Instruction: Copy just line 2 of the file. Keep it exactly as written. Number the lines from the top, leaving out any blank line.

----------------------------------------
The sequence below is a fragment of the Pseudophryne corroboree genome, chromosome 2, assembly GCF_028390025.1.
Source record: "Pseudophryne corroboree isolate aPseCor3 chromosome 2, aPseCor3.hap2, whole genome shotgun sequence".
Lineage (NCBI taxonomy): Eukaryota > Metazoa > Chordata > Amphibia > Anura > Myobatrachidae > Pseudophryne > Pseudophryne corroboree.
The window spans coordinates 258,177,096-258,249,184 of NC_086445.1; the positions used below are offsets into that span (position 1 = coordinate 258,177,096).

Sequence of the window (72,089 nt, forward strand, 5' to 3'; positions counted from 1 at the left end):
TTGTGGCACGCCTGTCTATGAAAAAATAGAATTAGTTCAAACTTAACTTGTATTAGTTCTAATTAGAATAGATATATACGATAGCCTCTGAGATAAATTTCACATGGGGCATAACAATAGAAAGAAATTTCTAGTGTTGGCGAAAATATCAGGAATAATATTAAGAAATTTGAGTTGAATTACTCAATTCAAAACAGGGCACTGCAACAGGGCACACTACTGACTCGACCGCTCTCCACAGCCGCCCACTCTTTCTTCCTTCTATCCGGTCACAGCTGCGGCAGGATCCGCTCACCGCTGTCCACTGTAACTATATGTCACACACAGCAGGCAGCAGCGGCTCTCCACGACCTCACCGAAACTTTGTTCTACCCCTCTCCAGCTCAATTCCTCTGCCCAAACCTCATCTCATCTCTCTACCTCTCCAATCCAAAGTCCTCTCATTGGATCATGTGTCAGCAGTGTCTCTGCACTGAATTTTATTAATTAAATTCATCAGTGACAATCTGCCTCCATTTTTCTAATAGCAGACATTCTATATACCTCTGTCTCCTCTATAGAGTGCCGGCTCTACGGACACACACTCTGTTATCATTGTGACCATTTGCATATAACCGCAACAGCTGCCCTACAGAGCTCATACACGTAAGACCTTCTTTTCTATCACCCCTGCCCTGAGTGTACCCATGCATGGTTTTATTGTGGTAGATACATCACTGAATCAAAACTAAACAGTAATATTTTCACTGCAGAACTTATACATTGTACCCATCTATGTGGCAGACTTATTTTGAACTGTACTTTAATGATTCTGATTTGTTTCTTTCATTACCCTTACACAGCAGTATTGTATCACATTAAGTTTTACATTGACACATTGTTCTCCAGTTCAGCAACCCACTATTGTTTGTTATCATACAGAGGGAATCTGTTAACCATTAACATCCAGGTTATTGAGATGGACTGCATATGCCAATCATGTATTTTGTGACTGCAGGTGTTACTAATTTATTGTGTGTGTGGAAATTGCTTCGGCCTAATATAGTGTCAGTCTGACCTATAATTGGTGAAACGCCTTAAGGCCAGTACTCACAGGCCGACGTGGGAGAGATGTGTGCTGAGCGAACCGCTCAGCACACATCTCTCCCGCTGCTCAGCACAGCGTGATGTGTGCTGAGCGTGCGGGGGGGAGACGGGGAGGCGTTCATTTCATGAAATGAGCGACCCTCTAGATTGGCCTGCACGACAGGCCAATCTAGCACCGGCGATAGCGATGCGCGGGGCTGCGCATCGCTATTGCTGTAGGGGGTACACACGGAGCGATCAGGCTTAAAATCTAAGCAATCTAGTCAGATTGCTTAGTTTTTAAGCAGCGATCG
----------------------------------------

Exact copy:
Source record: "Pseudophryne corroboree isolate aPseCor3 chromosome 2, aPseCor3.hap2, whole genome shotgun sequence".